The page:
As far as bad faith registration is concerned the Complainant says that its business and ESPA mark is very well known internationally and in Australia in the spa industry and has been widely written about in magazines with international circulation which are available in Australia. The Complainant says that the Respondent as a long standing operator of luxury spas, having itself been recognized in magazines such as Conde Nast and Vogue must have been aware of the Complainant’s ESPA mark when it registered the Disputed Domain Name on 24 November, 2004. The Complainant points out that various magazines in which the Respondent was featured prior to this date also contained references, articles or sponsorship by the Complainant under its ESPA mark.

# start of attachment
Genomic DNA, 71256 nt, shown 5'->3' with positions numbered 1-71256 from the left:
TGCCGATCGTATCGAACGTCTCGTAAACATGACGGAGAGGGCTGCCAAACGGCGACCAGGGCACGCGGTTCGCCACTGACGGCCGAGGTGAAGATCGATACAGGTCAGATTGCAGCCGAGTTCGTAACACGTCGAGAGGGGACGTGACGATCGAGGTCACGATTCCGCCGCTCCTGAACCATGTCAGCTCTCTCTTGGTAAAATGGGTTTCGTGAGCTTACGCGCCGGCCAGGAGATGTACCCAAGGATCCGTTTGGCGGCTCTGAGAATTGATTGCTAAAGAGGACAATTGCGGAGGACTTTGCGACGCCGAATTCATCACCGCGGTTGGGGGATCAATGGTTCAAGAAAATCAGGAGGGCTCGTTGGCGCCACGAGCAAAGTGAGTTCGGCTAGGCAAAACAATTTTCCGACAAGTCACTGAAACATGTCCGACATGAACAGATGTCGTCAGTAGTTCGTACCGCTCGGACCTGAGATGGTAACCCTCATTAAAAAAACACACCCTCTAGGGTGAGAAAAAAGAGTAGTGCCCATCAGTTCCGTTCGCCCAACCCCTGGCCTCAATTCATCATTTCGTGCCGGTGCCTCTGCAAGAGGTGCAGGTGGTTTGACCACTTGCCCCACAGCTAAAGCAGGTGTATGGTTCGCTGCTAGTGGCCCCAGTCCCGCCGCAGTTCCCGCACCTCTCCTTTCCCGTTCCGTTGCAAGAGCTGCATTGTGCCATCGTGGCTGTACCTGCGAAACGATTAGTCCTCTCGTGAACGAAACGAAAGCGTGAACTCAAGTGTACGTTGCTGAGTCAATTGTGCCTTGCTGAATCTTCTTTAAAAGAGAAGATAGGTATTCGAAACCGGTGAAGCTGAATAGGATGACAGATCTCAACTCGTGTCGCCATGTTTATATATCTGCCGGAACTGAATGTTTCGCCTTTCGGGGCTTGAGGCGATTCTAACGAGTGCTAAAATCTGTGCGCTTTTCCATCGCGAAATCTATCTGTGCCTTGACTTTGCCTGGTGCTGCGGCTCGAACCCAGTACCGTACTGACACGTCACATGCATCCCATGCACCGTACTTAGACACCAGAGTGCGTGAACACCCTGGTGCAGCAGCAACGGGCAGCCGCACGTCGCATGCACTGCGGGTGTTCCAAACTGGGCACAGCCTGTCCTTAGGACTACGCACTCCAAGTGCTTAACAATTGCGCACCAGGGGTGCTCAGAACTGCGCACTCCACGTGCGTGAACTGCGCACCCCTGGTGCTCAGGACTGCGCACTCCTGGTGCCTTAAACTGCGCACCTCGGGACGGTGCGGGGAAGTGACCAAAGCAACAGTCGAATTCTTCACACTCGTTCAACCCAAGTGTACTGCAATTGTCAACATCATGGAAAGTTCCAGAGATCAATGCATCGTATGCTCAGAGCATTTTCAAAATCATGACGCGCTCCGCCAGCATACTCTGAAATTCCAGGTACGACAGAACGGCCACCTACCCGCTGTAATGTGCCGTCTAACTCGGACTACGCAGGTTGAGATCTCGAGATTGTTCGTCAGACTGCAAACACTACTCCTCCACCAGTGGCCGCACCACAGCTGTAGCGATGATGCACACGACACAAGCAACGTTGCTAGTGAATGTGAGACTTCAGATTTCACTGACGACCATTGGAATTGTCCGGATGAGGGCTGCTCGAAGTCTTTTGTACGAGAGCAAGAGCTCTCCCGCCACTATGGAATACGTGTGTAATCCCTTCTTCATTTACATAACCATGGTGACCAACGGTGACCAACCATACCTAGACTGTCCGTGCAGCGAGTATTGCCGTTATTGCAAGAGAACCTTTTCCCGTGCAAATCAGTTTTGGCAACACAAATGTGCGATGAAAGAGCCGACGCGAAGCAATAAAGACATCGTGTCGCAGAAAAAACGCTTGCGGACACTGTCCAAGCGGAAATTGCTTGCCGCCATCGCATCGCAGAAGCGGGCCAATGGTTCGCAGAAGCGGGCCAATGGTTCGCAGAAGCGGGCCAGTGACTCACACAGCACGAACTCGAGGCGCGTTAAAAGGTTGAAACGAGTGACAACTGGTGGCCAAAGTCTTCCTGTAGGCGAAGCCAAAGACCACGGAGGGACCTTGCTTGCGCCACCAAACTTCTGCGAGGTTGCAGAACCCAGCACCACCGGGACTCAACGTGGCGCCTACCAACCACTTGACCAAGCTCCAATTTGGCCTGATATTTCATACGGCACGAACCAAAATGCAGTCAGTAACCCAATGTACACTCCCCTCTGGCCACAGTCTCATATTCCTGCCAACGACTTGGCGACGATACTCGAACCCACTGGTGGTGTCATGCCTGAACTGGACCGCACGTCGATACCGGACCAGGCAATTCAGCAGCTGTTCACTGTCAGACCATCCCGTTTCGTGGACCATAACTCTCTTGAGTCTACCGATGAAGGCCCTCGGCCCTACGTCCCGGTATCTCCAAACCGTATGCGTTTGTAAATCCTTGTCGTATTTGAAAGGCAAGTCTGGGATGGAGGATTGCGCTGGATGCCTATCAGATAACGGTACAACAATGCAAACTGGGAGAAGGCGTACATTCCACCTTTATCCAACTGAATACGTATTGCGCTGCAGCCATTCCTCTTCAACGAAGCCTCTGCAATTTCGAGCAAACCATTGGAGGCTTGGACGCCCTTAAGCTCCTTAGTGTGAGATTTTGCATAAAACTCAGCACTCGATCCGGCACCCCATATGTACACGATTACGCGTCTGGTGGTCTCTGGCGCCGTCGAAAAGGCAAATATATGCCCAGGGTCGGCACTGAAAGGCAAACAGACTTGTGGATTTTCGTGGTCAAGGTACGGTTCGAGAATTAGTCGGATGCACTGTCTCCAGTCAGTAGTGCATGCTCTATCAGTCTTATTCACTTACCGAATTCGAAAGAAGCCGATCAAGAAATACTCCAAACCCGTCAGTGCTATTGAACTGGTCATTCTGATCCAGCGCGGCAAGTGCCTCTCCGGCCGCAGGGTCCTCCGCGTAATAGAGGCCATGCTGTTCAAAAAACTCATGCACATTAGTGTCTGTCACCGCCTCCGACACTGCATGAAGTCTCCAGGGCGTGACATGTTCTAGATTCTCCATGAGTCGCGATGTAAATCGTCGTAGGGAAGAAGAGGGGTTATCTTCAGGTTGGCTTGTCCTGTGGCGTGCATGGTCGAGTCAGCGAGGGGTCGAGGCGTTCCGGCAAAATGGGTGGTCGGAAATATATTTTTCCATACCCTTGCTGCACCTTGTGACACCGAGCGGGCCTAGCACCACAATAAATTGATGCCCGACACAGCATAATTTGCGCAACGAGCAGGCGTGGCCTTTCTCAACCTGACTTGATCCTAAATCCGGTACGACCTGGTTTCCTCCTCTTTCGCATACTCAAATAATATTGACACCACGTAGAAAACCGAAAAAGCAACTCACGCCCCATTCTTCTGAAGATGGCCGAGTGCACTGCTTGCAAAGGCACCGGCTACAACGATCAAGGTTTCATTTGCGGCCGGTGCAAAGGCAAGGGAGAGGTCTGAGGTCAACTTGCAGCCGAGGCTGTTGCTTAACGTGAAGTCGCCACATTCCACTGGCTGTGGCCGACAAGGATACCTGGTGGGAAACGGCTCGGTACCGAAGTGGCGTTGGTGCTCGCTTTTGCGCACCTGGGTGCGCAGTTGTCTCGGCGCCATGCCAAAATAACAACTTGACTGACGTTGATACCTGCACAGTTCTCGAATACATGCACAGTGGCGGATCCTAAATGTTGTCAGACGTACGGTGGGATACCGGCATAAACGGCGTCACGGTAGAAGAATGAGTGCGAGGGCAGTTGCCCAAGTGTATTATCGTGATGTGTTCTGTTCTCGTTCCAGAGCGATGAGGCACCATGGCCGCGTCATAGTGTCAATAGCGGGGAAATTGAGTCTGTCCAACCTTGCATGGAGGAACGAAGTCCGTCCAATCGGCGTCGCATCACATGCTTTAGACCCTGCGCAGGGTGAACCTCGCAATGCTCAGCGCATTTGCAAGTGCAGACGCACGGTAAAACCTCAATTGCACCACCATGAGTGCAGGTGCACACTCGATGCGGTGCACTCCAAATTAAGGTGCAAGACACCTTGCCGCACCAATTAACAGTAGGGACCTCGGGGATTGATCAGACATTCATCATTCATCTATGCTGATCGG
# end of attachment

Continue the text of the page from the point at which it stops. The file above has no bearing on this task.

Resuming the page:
The Complainant suggests that the Respondent purposefully changed its name from “Daintree Spa Queensland” or “ Daintree Spa Australia” to “ESPA of Australia” to take advantage of the reputation attaching to the Complainant’s mark and that the Respondent also attempted to appropriate the Complainant’s “E’SPA” version of the mark at that time as can be seen in various magazine articles and media releases about the Respondent’s business. The Complainant submits that none of this is consistent with registration or use of the Disputed Domain Name in good faith.
The Complainant says that evidence of the Respondent’s use in bad faith is only compounded by the Respondent’s continued use of the Disputed Domain Name even after the trade mark dispute between the parties in 2005 and the agreed settlement in which the Respondent agreed inter alia to remove all references to the ESPA mark from its website. The Respondent’s subsequent use of the Disputed Domain Name to point to its website only after receiving notice of the Complainant’s rights in May 2005 is consistent, according to the Complainant with the Respondent having registered and having sought to use the Disputed Domain Name in bad faith.